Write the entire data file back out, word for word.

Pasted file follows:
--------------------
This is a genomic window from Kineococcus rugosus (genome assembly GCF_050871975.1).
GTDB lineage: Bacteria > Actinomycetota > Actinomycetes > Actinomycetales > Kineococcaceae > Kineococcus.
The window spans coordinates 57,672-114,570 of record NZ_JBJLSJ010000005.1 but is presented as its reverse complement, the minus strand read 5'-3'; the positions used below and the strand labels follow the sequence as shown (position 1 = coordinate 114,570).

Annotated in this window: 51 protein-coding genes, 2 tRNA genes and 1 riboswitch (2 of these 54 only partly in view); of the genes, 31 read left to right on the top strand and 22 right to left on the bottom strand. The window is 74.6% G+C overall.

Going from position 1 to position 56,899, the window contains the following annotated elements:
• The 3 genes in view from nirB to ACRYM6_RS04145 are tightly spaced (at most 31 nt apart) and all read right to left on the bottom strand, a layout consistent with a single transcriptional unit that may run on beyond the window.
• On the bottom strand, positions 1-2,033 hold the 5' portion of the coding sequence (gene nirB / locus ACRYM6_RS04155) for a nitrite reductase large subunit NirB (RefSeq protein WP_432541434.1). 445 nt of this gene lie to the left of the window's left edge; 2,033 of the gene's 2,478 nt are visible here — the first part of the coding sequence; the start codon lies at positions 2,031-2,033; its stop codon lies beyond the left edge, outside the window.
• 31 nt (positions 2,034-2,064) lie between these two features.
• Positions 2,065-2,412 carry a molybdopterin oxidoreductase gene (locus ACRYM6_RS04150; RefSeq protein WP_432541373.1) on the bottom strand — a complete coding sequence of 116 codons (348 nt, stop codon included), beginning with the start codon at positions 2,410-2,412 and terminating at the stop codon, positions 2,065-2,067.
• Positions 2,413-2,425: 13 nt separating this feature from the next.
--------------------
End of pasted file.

This is a genomic window from Kineococcus rugosus (genome assembly GCF_050871975.1).
GTDB lineage: Bacteria > Actinomycetota > Actinomycetes > Actinomycetales > Kineococcaceae > Kineococcus.
The window spans coordinates 57,672-114,570 of record NZ_JBJLSJ010000005.1 but is presented as its reverse complement, the minus strand read 5'-3'; the positions used below and the strand labels follow the sequence as shown (position 1 = coordinate 114,570).

Annotated in this window: 51 protein-coding genes, 2 tRNA genes and 1 riboswitch (2 of these 54 only partly in view); of the genes, 31 read left to right on the top strand and 22 right to left on the bottom strand. The window is 74.6% G+C overall.

Going from position 1 to position 56,899, the window contains the following annotated elements:
• The 3 genes in view from nirB to ACRYM6_RS04145 are tightly spaced (at most 31 nt apart) and all read right to left on the bottom strand, a layout consistent with a single transcriptional unit that may run on beyond the window.
• On the bottom strand, positions 1-2,033 hold the 5' portion of the coding sequence (gene nirB / locus ACRYM6_RS04155) for a nitrite reductase large subunit NirB (RefSeq protein WP_432541434.1). 445 nt of this gene lie to the left of the window's left edge; 2,033 of the gene's 2,478 nt are visible here — the first part of the coding sequence; the start codon lies at positions 2,031-2,033; its stop codon lies beyond the left edge, outside the window.
• 31 nt (positions 2,034-2,064) lie between these two features.
• Positions 2,065-2,412 carry a molybdopterin oxidoreductase gene (locus ACRYM6_RS04150; RefSeq protein WP_432541373.1) on the bottom strand — a complete coding sequence of 116 codons (348 nt, stop codon included), beginning with the start codon at positions 2,410-2,412 and terminating at the stop codon, positions 2,065-2,067.
• Positions 2,413-2,425: 13 nt separating this feature from the next.